MacIver News Service | May 7, 2013[Madison, Wisc…] In the first floor speech of her career, on April 16th, Rep. LaTonya Johnson (D-Milwaukee) might have admitted to participating in a federal crime.
The Assembly was debating a bill proposed by Rep. Samantha Kerkman (R-Powers Lake), which would make trafficking Food Shares a state crime. When Johnson got the floor she drew on her personal experiences to argue against such a law.
Before she was elected to the Assembly in 2012, Johnson ran a day care out of her home for low-income families called Anointed Child Care. The state pays a portion of the tuition for low-income children, but the families are expected to come up with the rest.
The state paid Johnson $273,727 for tuition reimbursement from 2008 to 2012, according to the Department of Children and Families. Johnson said many families still could not afford to pay the remaining portion of their children’s tuition.
“This woman received Wisconsin food shares, and her copay was her portion left of her bill to pay what Wisconsin shares didn’t cover. And in my daycare we had so many parents that couldn’t afford to pay their copays that we made a rule that they could donate whatever they could afford. That could be food. That could be time. That could be supplies. Whatever they had, we accepted,” Johnson said. “This was really, really hard for me, because I hear so many conversations about Wisconsin shares fraud, food share fraud, and the reality is that there are circumstances behind all these situations.”
Johnson defended those parents under the belief what they did was not illegal.
“My parent wasn’t a hardened criminal, but according to AB 82 she could be prosecuted for donating food to the daycare. Because it says you cannot use your snap benefits for other considerations. I believe the exact wording is that it is illegal to resell food purchased benefits for other considerations. So giving the daycare food in exchange for a copayment would technically be illegal,” Johnson said.
Although it was not state crime at that time, it might have been a federal offense. Prior to the debate, Rep. Kerkman explained, “We’re just now putting into state statute what the federal government’s put into federal law.”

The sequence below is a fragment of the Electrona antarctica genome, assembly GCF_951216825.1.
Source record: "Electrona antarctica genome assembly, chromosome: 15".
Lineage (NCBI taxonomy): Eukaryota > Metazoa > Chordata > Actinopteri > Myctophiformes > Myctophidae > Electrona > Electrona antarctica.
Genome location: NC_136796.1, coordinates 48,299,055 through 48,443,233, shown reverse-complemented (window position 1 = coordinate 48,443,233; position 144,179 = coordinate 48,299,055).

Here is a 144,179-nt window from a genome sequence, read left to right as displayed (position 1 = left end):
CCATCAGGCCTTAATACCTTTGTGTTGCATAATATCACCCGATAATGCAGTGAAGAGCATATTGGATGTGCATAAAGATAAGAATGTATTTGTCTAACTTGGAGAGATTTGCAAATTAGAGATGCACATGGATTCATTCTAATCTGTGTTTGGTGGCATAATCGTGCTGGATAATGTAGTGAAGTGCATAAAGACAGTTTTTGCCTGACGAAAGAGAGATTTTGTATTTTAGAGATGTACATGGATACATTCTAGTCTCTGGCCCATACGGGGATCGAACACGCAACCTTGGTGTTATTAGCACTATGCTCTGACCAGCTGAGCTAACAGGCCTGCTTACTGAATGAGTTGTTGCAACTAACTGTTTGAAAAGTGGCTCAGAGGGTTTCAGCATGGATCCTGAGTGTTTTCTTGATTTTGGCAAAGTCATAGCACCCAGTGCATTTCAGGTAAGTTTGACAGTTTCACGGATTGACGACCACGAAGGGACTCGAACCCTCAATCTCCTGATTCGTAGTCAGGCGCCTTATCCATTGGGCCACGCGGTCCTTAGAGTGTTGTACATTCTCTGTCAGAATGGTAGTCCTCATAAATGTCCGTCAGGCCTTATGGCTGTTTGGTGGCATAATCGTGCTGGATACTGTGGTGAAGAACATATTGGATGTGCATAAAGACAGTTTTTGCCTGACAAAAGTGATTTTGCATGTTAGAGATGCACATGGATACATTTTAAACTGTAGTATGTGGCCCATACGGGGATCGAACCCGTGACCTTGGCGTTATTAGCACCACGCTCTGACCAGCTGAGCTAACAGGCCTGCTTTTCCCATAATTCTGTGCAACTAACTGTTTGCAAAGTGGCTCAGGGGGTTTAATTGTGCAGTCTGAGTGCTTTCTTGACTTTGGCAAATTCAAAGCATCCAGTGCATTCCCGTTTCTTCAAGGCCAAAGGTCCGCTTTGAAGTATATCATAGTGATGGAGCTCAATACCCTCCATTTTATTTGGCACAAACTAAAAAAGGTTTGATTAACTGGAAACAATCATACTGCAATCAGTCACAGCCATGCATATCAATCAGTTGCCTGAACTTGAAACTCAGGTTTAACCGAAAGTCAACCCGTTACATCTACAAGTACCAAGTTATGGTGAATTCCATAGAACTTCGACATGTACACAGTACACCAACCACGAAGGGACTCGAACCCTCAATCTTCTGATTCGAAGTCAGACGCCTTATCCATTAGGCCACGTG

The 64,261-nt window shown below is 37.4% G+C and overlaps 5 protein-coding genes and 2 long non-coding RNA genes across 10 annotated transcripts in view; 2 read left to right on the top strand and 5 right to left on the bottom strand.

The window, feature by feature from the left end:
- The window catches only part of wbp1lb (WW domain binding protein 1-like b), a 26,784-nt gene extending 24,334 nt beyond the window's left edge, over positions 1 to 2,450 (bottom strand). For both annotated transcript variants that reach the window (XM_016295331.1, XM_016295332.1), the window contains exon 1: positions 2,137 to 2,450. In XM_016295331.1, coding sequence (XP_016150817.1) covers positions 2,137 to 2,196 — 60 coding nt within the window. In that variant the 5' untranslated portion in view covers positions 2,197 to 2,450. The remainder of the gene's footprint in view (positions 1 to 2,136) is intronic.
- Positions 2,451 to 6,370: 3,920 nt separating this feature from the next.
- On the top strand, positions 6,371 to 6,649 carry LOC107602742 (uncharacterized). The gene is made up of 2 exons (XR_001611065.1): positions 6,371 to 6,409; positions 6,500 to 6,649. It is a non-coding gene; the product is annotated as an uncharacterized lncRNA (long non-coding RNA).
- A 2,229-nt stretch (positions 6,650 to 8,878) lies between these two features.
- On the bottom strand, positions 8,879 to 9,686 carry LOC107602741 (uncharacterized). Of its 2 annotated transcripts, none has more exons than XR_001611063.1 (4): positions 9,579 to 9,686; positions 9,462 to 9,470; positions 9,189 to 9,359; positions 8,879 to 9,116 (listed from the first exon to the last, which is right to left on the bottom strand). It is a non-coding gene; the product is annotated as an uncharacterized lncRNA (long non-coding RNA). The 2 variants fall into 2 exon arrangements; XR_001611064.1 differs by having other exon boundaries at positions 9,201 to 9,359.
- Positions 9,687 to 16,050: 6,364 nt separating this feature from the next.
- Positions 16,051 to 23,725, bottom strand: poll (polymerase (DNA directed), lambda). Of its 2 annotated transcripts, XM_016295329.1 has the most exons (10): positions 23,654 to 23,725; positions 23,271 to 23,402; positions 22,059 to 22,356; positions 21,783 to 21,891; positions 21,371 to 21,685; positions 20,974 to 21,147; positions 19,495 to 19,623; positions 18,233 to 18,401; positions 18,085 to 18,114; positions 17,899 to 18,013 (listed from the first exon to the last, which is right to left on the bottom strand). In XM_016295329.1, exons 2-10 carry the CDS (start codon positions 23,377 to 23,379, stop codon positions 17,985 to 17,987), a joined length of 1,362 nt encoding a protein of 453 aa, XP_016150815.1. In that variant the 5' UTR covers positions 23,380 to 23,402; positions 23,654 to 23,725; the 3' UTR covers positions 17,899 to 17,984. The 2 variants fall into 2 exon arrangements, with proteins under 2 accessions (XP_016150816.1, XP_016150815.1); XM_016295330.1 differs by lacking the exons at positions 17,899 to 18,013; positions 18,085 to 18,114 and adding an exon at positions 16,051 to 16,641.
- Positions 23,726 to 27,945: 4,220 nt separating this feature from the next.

The USDA was not able to comment on Kerkman’s bill specifically, but a spokesman said, “Federal law defines SNAP trafficking as a felony and stipulate criminal penalties based on the amount involved, with the minimum threshold set at $100.” He referred to Title 7, USC Section 2024.
Whoever presents, or causes to be presented, benefits for payment or redemption of the value of $100 or more, knowing the same to have been received, transferred, or used in any manner in violation of the provisions of this chapter or the regulations issued pursuant to this chapter, shall be guilty of a felony and, upon the first conviction thereof, shall be fined not more than $20,000 or imprisoned for not more than five years…
It’s not clear that accepting products purchased with benefits would be in violation of the federal statute. However, Rep. Johnson did not respond to a request from the MacIver News Service for an explanation.
Rick Essenberg, president of the Wisconsin Institute for Law and Liberty, told MNS “the problem is that you can’t exchange SNAP benefits for non-eligible items – even if they are things that someone needs. So, if a day care provider accepts these benefits in return for care, it appears that the law would be broken.”
Legal questions remain, he said, if the benefits are exchanged for eligible food knowing that the food will be exchanged for a non-eligible benefit.
“The substance of the transaction is the same,” he said, “and it is akin to using benefits to purchase food for someone other than a member of the household.”
“There may be legal exposure for a provider, if the provided knowingly induced a recipient to do this. While criminal statutes are strictly construed in favor of the accused a regular practice of using SNAP benefits for something other than feeding one’s family certainly raises questions,” he said.
Kerkman’s bill passed that Assembly on a 73-24 vote. The Senate will debate its version of AB 82 on Tuesday.